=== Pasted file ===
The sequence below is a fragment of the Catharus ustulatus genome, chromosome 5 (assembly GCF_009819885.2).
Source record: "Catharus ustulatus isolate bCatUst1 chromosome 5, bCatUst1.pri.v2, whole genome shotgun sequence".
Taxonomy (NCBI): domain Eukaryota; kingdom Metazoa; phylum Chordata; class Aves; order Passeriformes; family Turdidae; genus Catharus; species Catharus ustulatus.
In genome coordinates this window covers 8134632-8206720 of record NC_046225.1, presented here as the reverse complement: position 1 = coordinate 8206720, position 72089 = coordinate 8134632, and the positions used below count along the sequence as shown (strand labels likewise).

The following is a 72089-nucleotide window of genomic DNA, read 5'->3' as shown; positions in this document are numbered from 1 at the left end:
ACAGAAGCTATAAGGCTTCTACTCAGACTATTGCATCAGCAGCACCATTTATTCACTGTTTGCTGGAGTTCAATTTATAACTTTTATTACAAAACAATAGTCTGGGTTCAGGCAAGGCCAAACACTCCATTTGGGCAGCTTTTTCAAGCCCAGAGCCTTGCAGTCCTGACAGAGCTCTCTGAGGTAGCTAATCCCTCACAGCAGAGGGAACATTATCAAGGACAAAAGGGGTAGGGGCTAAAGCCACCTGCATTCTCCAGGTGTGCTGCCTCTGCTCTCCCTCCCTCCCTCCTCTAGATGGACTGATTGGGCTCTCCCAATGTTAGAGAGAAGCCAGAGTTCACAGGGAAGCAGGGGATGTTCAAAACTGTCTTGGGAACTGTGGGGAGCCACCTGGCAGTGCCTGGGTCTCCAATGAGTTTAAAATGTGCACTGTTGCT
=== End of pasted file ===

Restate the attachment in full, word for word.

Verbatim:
The sequence below is a fragment of the Catharus ustulatus genome, chromosome 5 (assembly GCF_009819885.2).
Source record: "Catharus ustulatus isolate bCatUst1 chromosome 5, bCatUst1.pri.v2, whole genome shotgun sequence".
Taxonomy (NCBI): domain Eukaryota; kingdom Metazoa; phylum Chordata; class Aves; order Passeriformes; family Turdidae; genus Catharus; species Catharus ustulatus.
In genome coordinates this window covers 8134632-8206720 of record NC_046225.1, presented here as the reverse complement: position 1 = coordinate 8206720, position 72089 = coordinate 8134632, and the positions used below count along the sequence as shown (strand labels likewise).

The following is a 72089-nucleotide window of genomic DNA, read 5'->3' as shown; positions in this document are numbered from 1 at the left end:
ACAGAAGCTATAAGGCTTCTACTCAGACTATTGCATCAGCAGCACCATTTATTCACTGTTTGCTGGAGTTCAATTTATAACTTTTATTACAAAACAATAGTCTGGGTTCAGGCAAGGCCAAACACTCCATTTGGGCAGCTTTTTCAAGCCCAGAGCCTTGCAGTCCTGACAGAGCTCTCTGAGGTAGCTAATCCCTCACAGCAGAGGGAACATTATCAAGGACAAAAGGGGTAGGGGCTAAAGCCACCTGCATTCTCCAGGTGTGCTGCCTCTGCTCTCCCTCCCTCCCTCCTCTAGATGGACTGATTGGGCTCTCCCAATGTTAGAGAGAAGCCAGAGTTCACAGGGAAGCAGGGGATGTTCAAAACTGTCTTGGGAACTGTGGGGAGCCACCTGGCAGTGCCTGGGTCTCCAATGAGTTTAAAATGTGCACTGTTGCT